Makers of automatic external defibrillators (AEDs) have a generally common goal: to make AEDs as ever-present as fire extinguishers. One more step toward that goal was taken last month with an order by the Federal Aviation Administration that mandates installation of AEDS on any U.S. passenger flights staffed by at least one flight attendant. The airlines will have three years to install the equipment on all flights, domestic and international, with the order providing guidelines for flight attendants and other crew to be trained in use of the AEDs. And it estimated the total cost to the airline industry to meet the requirements of equipment and training at $16 million.
In issuing the order, Jane Garvey, FAA administrator, reported that nine airlines already have installed AEDS or have committed to doing so, but she said that the rule "will ensure that all airline passengers have access to this potentially life-saving device." The proposed order was issued by the FAA last May, and the agency received 370 comments on the proposal, 321 described as from the general public and supporting the AED installations and only one comment criticizing the proposal. That comment came from someone describing herself as a registered nurse and saying that any advanced medical care should be delivered by "flight nurses and/or flight paramedics." Twenty-five other comments received, the agency said, supported the proposal "generally" but offered detailed comments or requested modifications.
Among these were statements from AED manufacturer Agilent Technologies (Palo Alto, California), the only organization or company in the medical device and instrumentation sector providing comment on the proposal. Agilent offered several suggestions concerning modifications of the final rules, some of which the FAA agreed with, others not. Most of the other comments in this category came from airlines and worker organizations.
The Air Line Pilots Association (ALPA; Washington) recommended that the AEDs be stored in airplane cockpits to "assure that the flight crew is well aware of the presence of an AED" and to make them more secure. The FAA disagreed, saying that storage in cockpits would make the devices less accessible to attendants. Additionally, it noted four cases of AED batteries rupturing, one of those incidents occurring in a hangared jet. Those incidents, it said, were the result of ruptured batteries powered by lithium sulfur dioxide, with the FAA saying that these batteries "are not intrinsically safe."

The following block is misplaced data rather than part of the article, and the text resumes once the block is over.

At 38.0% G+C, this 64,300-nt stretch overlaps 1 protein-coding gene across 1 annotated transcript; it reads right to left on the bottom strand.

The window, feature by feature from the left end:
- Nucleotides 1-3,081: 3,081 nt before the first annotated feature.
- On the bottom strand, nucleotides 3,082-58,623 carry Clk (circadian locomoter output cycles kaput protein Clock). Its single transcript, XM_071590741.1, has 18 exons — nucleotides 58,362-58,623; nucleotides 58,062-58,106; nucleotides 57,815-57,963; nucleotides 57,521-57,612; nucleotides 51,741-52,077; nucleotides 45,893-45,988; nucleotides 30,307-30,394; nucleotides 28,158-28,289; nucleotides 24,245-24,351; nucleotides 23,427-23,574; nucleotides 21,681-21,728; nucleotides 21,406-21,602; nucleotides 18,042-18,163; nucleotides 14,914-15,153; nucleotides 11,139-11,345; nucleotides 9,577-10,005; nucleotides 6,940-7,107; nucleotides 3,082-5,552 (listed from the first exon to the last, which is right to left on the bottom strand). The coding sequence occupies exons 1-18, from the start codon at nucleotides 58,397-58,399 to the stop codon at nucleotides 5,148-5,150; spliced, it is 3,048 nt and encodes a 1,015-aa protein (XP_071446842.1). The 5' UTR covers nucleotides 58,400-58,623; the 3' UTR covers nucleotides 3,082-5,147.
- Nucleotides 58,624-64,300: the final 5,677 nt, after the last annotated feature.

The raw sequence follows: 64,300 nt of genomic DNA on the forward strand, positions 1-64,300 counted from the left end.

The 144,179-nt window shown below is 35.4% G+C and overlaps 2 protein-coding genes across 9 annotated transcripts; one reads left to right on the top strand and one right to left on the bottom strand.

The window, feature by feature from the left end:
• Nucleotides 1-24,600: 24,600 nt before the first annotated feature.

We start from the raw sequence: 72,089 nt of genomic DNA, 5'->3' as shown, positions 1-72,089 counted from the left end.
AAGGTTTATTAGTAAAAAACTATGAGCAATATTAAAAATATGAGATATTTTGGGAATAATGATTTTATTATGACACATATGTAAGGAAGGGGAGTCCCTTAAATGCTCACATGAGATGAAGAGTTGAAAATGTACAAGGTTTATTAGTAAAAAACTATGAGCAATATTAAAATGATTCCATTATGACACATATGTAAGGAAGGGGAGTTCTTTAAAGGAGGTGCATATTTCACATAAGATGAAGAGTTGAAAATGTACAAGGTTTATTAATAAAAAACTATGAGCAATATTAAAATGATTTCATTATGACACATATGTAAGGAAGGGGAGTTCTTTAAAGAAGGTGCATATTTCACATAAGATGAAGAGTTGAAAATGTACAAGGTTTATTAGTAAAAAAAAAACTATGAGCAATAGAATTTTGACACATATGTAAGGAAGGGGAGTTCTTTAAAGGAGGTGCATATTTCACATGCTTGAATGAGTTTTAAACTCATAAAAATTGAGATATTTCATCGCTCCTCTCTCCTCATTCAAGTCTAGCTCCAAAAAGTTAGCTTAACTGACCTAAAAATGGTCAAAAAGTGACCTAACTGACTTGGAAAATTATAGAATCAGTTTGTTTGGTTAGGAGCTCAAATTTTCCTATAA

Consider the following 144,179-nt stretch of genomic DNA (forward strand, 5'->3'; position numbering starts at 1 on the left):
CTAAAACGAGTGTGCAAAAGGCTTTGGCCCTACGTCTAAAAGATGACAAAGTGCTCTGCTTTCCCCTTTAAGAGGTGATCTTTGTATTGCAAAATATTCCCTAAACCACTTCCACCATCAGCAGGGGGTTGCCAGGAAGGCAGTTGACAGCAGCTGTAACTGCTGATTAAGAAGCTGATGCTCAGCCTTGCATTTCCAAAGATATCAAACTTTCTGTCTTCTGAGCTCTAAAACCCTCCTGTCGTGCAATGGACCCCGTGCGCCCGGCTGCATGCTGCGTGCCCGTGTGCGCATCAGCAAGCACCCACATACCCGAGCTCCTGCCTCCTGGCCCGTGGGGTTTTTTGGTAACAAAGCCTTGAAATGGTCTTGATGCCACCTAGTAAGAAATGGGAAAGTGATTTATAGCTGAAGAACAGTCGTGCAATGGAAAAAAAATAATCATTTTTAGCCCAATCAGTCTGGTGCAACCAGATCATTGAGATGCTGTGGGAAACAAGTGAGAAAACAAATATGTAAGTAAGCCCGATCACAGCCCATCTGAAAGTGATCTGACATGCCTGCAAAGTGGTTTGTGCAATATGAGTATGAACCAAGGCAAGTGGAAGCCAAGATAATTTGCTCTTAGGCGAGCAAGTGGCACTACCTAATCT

The new rules require the addition of several items to the in-flight emergency kit, including an oral antihistamine, non-narcotic analgesic, aspirin, atropine, bronchodilator inhaler, licodain and saline, an IV administration kit with connectors, an AMBU bag to assist respiration following defibrillation and CPR masks. Various comments suggested adding other supplies, ranging from some types of catheters and nasal cannulas to EKG machines and glucometers. But the agency disagreed with these additions saying that the intent of the rule was to allow additional options rather than to offer a comprehensive list. And it noted that the American Heart Association (AHA; Dallas, Texas) had cautioned against large expansion of the emergency kit materials so as to avoid "simply making available every drug and medical device ever requested by an in-flight physician."
"According to the AHA, its international guidelines on CPOR and emergency cardiovascular care have recommended far fewer resuscitation medications and medical devices than ever before," the FAA said, adding that it will continue to study the inclusion of other kit materials.
A comment from a Teamsters local representing Northwest Airlines (Minneapolis, Minnesota) flight personnel said that air flight emergency kits "include cheap, disassembled parts, with medical equipment manufacturers taking advantage of the air carriers by placing sub-standard equipment in the kits purchased by the air carriers." This, it said, "must be addressed." The agency countered this, arguing that current regulations warned against "substandard equipment," that quality equipment "is maintained by routine FAA oversight" and that it had not found evidence of inadequate onboard equipment.
David McKenas, MD, medical director at American Airlines (Fort Worth, Texas), said in a statement that "more than a dozen people are walking around today because defibrillators on American Airlines saved their lives ... these machines have more than proved their worth in the air and on the ground."
TFPI gene therapy shows promise
Three Houston, Texas-based institutions – Texas Heart Institute, St. Luke's Episcopal Hospital and the University of Texas Medical School – said researchers are developing a type of gene therapy that could revolutionize treating patients with atherosclerosis.
Physicians involved in the study expect to begin clinical trials this year in patients who have undergone angioplasty or other catheter-based interventions to remove plaque and restore blood flow in their arteries. They will examine whether gene transfer of tissue factor pathway inhibitor (TFPI) reduces patients' risk of redeveloping buildup and blood clots in vessels damaged during the medical procedure.
Successful use of the therapy was reported in the March 27, 2001, issue of the Proceedings of the National Academy of Sciences.